The requirement for translucency and low colouration in continuous and translucent roof sheeting applications typically limits the available formulation options for cost effective, high performance fire retardent resins. Sheeting laminates fabricated using Ultratec FR Sheeting resin, a halogenated fire retardant vinyl ester and polyester resin blend, can achieve Group 3 fire classifications when tested in accordance with ISO 5660 & AS/NZS 3837, and classified according to New Zealand Building code (NZBC) verification method C/VM2 Appendix A, & National Construction code (NCC) Volume 1 specifications C1.10 & A 2.4 of the Building Code of Australia (BCA).  However, halogenated vinyl ester based resins show relatively poor UV resistance properties in cured laminates on outdoor exposure. Panels produced using this resin require a clear UV stabilised polyester gelcoat on the external surface of the panel to provide good UV protection and resistance to UV discolouration.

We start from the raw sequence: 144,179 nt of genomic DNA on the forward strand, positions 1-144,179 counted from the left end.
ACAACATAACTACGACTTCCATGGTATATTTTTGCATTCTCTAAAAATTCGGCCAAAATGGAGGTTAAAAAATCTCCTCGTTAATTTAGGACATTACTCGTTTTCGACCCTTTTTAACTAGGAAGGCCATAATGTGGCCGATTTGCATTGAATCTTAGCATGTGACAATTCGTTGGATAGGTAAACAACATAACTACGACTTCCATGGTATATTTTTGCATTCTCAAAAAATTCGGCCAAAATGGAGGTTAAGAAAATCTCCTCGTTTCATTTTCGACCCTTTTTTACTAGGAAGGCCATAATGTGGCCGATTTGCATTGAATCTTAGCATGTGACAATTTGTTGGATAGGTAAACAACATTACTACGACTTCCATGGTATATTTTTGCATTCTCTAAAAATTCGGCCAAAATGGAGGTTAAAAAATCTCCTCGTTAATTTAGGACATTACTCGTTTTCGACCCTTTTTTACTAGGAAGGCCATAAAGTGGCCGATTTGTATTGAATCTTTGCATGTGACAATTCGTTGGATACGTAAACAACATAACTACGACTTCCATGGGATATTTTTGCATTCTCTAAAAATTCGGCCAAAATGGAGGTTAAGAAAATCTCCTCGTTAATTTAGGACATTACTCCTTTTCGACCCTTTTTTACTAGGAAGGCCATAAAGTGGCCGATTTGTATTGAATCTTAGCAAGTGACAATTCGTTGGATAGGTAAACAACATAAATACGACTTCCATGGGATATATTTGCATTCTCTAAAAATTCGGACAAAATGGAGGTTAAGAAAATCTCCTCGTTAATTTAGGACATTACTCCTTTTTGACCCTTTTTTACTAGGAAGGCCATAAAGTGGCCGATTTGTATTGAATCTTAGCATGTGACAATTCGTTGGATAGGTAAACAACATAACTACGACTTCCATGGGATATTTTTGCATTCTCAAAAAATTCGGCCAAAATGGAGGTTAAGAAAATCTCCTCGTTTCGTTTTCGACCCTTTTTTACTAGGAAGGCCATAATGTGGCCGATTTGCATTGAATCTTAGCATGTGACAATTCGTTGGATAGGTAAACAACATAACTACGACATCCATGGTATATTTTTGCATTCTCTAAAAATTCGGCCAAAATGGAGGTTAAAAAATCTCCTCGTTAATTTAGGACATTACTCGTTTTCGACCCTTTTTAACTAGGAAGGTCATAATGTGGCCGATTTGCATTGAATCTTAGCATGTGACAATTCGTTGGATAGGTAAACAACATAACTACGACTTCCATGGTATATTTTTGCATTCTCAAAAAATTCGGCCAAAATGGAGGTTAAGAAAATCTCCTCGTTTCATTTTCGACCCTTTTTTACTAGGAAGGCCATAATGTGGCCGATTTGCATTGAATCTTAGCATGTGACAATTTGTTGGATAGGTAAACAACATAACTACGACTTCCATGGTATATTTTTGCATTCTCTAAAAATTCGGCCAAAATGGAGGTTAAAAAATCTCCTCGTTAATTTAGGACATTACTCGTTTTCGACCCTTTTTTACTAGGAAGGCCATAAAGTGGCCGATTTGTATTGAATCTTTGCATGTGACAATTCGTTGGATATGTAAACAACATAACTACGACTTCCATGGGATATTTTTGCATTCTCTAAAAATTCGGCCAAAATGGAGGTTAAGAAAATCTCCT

Allnex flammability testing

Above: A laboratory test of two panels exposed to fire during comparative testing. The panel on the left was prepared using allnex Fire Retardant Resin and Gelcoat, the panel on the right was made using standard, non-fire retardant polyester resin and gelcoat. The flame is applied to both panels for 10 seconds and then withdrawn. The flame is extinguished almost immediately on the left panel, with minimal smoke emission, while the panel on the right hand side continues to burn following withdrawal of the flame.

For less demanding fire retardant composite applications, more cost effective product solutions include Polyplex 6450, a halogenated resin based on an unsaturated polyester/vinyl ester blend. A flammability rating of UL94HB has been demonstrated for laminates based on this resin, when tested according to UL94. However, significantly lower flammability properties can be achieved via additions of Antimony synergists.